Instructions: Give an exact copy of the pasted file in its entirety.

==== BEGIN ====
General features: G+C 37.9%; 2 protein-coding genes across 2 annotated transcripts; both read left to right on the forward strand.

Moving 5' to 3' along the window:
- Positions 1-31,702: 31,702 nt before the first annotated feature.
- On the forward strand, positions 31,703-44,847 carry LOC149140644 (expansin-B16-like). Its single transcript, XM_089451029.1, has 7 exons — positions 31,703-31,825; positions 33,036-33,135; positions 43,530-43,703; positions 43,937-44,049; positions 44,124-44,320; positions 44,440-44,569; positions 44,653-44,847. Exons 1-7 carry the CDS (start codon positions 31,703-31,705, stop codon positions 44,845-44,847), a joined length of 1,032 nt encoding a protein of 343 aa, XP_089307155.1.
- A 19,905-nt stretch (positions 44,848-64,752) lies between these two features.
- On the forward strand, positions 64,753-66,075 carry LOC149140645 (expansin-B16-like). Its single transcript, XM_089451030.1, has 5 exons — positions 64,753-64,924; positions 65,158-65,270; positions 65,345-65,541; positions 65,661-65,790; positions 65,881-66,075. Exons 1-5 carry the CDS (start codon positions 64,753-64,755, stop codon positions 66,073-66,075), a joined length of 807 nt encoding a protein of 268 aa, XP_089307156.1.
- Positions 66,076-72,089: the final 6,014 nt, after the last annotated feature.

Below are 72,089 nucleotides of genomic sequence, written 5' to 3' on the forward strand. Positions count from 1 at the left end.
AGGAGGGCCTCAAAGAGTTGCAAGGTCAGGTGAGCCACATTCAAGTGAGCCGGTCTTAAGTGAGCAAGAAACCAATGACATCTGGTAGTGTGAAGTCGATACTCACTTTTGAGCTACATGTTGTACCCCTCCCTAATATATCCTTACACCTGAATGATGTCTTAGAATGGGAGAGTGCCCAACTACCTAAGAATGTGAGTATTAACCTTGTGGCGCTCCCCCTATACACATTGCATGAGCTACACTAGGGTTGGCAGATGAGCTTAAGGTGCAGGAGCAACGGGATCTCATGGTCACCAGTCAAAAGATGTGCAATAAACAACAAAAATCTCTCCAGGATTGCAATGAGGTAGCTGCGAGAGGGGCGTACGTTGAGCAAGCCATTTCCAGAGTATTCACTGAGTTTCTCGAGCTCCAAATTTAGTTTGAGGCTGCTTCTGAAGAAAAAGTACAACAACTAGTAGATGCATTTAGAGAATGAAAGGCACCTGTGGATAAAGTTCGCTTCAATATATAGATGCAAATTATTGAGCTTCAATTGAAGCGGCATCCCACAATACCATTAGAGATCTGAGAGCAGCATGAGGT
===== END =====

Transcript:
General features: G+C 37.9%; 2 protein-coding genes across 2 annotated transcripts; both read left to right on the forward strand.

Moving 5' to 3' along the window:
- Positions 1-31,702: 31,702 nt before the first annotated feature.
- On the forward strand, positions 31,703-44,847 carry LOC149140644 (expansin-B16-like). Its single transcript, XM_089451029.1, has 7 exons — positions 31,703-31,825; positions 33,036-33,135; positions 43,530-43,703; positions 43,937-44,049; positions 44,124-44,320; positions 44,440-44,569; positions 44,653-44,847. Exons 1-7 carry the CDS (start codon positions 31,703-31,705, stop codon positions 44,845-44,847), a joined length of 1,032 nt encoding a protein of 343 aa, XP_089307155.1.
- A 19,905-nt stretch (positions 44,848-64,752) lies between these two features.
- On the forward strand, positions 64,753-66,075 carry LOC149140645 (expansin-B16-like). Its single transcript, XM_089451030.1, has 5 exons — positions 64,753-64,924; positions 65,158-65,270; positions 65,345-65,541; positions 65,661-65,790; positions 65,881-66,075. Exons 1-5 carry the CDS (start codon positions 64,753-64,755, stop codon positions 66,073-66,075), a joined length of 807 nt encoding a protein of 268 aa, XP_089307156.1.
- Positions 66,076-72,089: the final 6,014 nt, after the last annotated feature.

Below are 72,089 nucleotides of genomic sequence, written 5' to 3' on the forward strand. Positions count from 1 at the left end.
AGGAGGGCCTCAAAGAGTTGCAAGGTCAGGTGAGCCACATTCAAGTGAGCCGGTCTTAAGTGAGCAAGAAACCAATGACATCTGGTAGTGTGAAGTCGATACTCACTTTTGAGCTACATGTTGTACCCCTCCCTAATATATCCTTACACCTGAATGATGTCTTAGAATGGGAGAGTGCCCAACTACCTAAGAATGTGAGTATTAACCTTGTGGCGCTCCCCCTATACACATTGCATGAGCTACACTAGGGTTGGCAGATGAGCTTAAGGTGCAGGAGCAACGGGATCTCATGGTCACCAGTCAAAAGATGTGCAATAAACAACAAAAATCTCTCCAGGATTGCAATGAGGTAGCTGCGAGAGGGGCGTACGTTGAGCAAGCCATTTCCAGAGTATTCACTGAGTTTCTCGAGCTCCAAATTTAGTTTGAGGCTGCTTCTGAAGAAAAAGTACAACAACTAGTAGATGCATTTAGAGAATGAAAGGCACCTGTGGATAAAGTTCGCTTCAATATATAGATGCAAATTATTGAGCTTCAATTGAAGCGGCATCCCACAATACCATTAGAGATCTGAGAGCAGCATGAGGT